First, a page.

Do You Compare Yourself to Others?

by | Apr 29, 2022 | Coping, Human Thinking and Behavior, Social psychology | 0 comments

Do you compare yourself with others? Most of us do.
We compare ourselves to individuals who are better than us — and to people who are worse. We compare ourselves day in and day out.
For instance, I compare myself with a colleague on recent number of scientific publications and on teaching evaluations completed by students. I compare myself with other players at tennis. 
I often compare myself with someone less fortunate, for instance Ukrainians killed in the war. I feel sad for the dead but happy to be living in a nation not under attack.
Two young women I know are more likely than I am to compare themselves to others on attractiveness. 
If we come off on the losing end of a comparison, we may feel motivated to try harder. More commonly we experience a negative emotion. Which one?
Depending on the situation, we might feel sad, anxious, envious, or jealous. I feel guilty when I compare myself to my tennis partner and conclude that I dragged down our doubles team.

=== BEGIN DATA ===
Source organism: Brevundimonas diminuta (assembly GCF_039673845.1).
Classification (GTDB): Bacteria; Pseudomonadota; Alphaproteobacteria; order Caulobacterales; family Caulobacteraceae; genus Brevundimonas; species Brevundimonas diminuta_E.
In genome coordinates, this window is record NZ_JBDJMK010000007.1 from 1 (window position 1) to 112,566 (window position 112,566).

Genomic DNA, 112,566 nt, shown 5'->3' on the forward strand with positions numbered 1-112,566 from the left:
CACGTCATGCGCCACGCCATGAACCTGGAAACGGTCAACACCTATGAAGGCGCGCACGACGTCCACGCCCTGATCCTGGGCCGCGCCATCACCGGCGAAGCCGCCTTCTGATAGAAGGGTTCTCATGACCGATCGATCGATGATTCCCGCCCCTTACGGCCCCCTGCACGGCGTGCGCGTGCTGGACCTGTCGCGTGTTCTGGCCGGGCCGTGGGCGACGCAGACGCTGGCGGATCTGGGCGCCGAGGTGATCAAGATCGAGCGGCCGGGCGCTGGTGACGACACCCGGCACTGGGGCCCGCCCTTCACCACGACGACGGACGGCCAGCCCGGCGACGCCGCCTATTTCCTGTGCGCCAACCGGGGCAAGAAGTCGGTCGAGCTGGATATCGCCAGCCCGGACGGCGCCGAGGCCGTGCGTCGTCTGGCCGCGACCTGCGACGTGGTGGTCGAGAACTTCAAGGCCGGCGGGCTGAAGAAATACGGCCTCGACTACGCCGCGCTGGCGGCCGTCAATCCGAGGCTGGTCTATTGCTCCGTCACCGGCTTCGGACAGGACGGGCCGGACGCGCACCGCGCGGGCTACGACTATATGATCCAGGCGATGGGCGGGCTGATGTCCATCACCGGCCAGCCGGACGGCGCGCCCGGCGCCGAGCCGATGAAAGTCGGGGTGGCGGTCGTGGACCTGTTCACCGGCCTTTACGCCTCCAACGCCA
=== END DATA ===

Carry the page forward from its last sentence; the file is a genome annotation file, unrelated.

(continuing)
Think about your most frequent emotional reaction to perceiving yourself as inferior to someone else.
These negative emotions can have bad effects on our behaviour. We might act resentful or stop trying. 
Why do we compare ourselves to others?
Because we humans are social creatures. We want either to measure up (do as well as others in our society) or to outdo others (show superiority). I mostly want to measure up, but I have nothing against being superior. 
Comparing ourselves to others is not necessary, and we can consciously reduce how often we engage in comparing.
When a comparison pulls us down emotionally, we are wise to use coping methods. What methods, you ask?
I recommend to my psychotherapy clients a main course of realistic thinking, along with a side-order of self-compassion. 
Specifically, I recommend these countering thoughts: comparing myself right now is not doing me any good; coming out on top in the comparison would have no practical value; it is not realistic to always want to be the best; and I want to do things well, but I won’t always achieve that — life is a challenge. 
Here is another counter: I will get better! 
A final one: On the bright side, at least I… 
I use all these coping thoughts myself, usually to good effect. At tennis, I tell myself: At least I got some exercise. 
What are your coping thoughts for unpleasant comparisons? 


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